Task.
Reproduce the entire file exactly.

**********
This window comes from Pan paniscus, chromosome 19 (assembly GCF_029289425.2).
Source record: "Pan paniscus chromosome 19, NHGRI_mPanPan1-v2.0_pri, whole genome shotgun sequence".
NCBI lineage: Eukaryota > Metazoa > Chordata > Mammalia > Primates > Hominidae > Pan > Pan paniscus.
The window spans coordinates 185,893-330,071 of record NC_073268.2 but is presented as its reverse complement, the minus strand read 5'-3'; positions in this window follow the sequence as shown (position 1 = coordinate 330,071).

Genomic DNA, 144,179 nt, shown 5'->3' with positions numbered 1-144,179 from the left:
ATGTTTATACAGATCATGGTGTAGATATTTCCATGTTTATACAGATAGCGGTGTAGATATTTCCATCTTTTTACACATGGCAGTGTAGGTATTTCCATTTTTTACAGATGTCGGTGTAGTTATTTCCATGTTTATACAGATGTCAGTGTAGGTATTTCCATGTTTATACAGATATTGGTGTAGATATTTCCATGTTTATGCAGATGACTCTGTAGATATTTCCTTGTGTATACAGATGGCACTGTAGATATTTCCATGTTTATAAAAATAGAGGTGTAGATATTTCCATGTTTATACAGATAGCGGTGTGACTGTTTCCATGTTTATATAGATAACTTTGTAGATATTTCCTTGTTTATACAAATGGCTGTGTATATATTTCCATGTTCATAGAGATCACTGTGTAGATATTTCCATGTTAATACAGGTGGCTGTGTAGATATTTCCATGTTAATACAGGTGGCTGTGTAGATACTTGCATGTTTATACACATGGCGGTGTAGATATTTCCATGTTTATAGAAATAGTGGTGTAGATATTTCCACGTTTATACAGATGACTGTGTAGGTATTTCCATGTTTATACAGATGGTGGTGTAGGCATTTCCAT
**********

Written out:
This window comes from Pan paniscus, chromosome 19 (assembly GCF_029289425.2).
Source record: "Pan paniscus chromosome 19, NHGRI_mPanPan1-v2.0_pri, whole genome shotgun sequence".
NCBI lineage: Eukaryota > Metazoa > Chordata > Mammalia > Primates > Hominidae > Pan > Pan paniscus.
The window spans coordinates 185,893-330,071 of record NC_073268.2 but is presented as its reverse complement, the minus strand read 5'-3'; positions in this window follow the sequence as shown (position 1 = coordinate 330,071).

Genomic DNA, 144,179 nt, shown 5'->3' with positions numbered 1-144,179 from the left:
ATGTTTATACAGATCATGGTGTAGATATTTCCATGTTTATACAGATAGCGGTGTAGATATTTCCATCTTTTTACACATGGCAGTGTAGGTATTTCCATTTTTTACAGATGTCGGTGTAGTTATTTCCATGTTTATACAGATGTCAGTGTAGGTATTTCCATGTTTATACAGATATTGGTGTAGATATTTCCATGTTTATGCAGATGACTCTGTAGATATTTCCTTGTGTATACAGATGGCACTGTAGATATTTCCATGTTTATAAAAATAGAGGTGTAGATATTTCCATGTTTATACAGATAGCGGTGTGACTGTTTCCATGTTTATATAGATAACTTTGTAGATATTTCCTTGTTTATACAAATGGCTGTGTATATATTTCCATGTTCATAGAGATCACTGTGTAGATATTTCCATGTTAATACAGGTGGCTGTGTAGATATTTCCATGTTAATACAGGTGGCTGTGTAGATACTTGCATGTTTATACACATGGCGGTGTAGATATTTCCATGTTTATAGAAATAGTGGTGTAGATATTTCCACGTTTATACAGATGACTGTGTAGGTATTTCCATGTTTATACAGATGGTGGTGTAGGCATTTCCAT